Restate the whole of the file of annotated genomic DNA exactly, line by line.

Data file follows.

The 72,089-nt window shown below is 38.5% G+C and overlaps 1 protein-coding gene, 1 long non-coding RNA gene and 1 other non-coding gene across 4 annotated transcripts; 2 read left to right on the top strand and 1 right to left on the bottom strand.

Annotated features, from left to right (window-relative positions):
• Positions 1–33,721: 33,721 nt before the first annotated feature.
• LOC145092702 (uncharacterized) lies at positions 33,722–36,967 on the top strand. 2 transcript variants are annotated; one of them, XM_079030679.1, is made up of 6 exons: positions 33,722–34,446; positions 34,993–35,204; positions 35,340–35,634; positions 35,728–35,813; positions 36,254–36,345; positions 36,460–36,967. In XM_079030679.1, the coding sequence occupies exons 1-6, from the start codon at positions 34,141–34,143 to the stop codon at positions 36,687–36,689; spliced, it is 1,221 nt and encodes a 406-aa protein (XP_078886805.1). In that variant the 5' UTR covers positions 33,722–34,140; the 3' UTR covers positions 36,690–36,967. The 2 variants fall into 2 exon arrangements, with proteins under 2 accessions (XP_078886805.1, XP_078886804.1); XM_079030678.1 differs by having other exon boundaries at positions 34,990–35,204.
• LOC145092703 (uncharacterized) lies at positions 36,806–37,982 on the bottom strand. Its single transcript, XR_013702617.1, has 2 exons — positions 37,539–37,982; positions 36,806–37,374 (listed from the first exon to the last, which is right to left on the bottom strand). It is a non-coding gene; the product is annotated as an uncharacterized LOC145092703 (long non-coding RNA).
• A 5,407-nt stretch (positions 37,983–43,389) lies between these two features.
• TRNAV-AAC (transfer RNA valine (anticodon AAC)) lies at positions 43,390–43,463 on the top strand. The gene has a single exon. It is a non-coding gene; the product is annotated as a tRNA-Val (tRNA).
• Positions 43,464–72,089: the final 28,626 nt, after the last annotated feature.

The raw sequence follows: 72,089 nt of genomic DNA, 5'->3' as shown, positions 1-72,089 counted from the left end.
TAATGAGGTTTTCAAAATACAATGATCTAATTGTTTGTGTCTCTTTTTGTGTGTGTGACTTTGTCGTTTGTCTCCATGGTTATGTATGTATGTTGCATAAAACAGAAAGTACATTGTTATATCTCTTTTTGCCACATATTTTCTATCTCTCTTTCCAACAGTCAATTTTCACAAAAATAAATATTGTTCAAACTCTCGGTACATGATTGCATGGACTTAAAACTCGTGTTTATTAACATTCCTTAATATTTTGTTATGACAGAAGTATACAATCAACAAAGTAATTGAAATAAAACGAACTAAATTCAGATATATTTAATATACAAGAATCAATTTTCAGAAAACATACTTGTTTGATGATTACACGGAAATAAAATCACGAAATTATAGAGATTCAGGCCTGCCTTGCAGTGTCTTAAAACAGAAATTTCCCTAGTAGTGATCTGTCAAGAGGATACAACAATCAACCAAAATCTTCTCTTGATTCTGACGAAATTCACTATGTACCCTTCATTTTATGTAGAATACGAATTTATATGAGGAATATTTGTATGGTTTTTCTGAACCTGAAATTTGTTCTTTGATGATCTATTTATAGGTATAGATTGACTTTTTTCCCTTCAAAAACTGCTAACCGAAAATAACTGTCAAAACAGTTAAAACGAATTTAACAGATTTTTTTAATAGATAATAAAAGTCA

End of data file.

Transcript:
The 72,089-nt window shown below is 38.5% G+C and overlaps 1 protein-coding gene, 1 long non-coding RNA gene and 1 other non-coding gene across 4 annotated transcripts; 2 read left to right on the top strand and 1 right to left on the bottom strand.

Annotated features, from left to right (window-relative positions):
• Positions 1–33,721: 33,721 nt before the first annotated feature.
• LOC145092702 (uncharacterized) lies at positions 33,722–36,967 on the top strand. 2 transcript variants are annotated; one of them, XM_079030679.1, is made up of 6 exons: positions 33,722–34,446; positions 34,993–35,204; positions 35,340–35,634; positions 35,728–35,813; positions 36,254–36,345; positions 36,460–36,967. In XM_079030679.1, the coding sequence occupies exons 1-6, from the start codon at positions 34,141–34,143 to the stop codon at positions 36,687–36,689; spliced, it is 1,221 nt and encodes a 406-aa protein (XP_078886805.1). In that variant the 5' UTR covers positions 33,722–34,140; the 3' UTR covers positions 36,690–36,967. The 2 variants fall into 2 exon arrangements, with proteins under 2 accessions (XP_078886805.1, XP_078886804.1); XM_079030678.1 differs by having other exon boundaries at positions 34,990–35,204.
• LOC145092703 (uncharacterized) lies at positions 36,806–37,982 on the bottom strand. Its single transcript, XR_013702617.1, has 2 exons — positions 37,539–37,982; positions 36,806–37,374 (listed from the first exon to the last, which is right to left on the bottom strand). It is a non-coding gene; the product is annotated as an uncharacterized LOC145092703 (long non-coding RNA).
• A 5,407-nt stretch (positions 37,983–43,389) lies between these two features.
• TRNAV-AAC (transfer RNA valine (anticodon AAC)) lies at positions 43,390–43,463 on the top strand. The gene has a single exon. It is a non-coding gene; the product is annotated as a tRNA-Val (tRNA).
• Positions 43,464–72,089: the final 28,626 nt, after the last annotated feature.

The raw sequence follows: 72,089 nt of genomic DNA, 5'->3' as shown, positions 1-72,089 counted from the left end.
TAATGAGGTTTTCAAAATACAATGATCTAATTGTTTGTGTCTCTTTTTGTGTGTGTGACTTTGTCGTTTGTCTCCATGGTTATGTATGTATGTTGCATAAAACAGAAAGTACATTGTTATATCTCTTTTTGCCACATATTTTCTATCTCTCTTTCCAACAGTCAATTTTCACAAAAATAAATATTGTTCAAACTCTCGGTACATGATTGCATGGACTTAAAACTCGTGTTTATTAACATTCCTTAATATTTTGTTATGACAGAAGTATACAATCAACAAAGTAATTGAAATAAAACGAACTAAATTCAGATATATTTAATATACAAGAATCAATTTTCAGAAAACATACTTGTTTGATGATTACACGGAAATAAAATCACGAAATTATAGAGATTCAGGCCTGCCTTGCAGTGTCTTAAAACAGAAATTTCCCTAGTAGTGATCTGTCAAGAGGATACAACAATCAACCAAAATCTTCTCTTGATTCTGACGAAATTCACTATGTACCCTTCATTTTATGTAGAATACGAATTTATATGAGGAATATTTGTATGGTTTTTCTGAACCTGAAATTTGTTCTTTGATGATCTATTTATAGGTATAGATTGACTTTTTTCCCTTCAAAAACTGCTAACCGAAAATAACTGTCAAAACAGTTAAAACGAATTTAACAGATTTTTTTAATAGATAATAAAAGTCA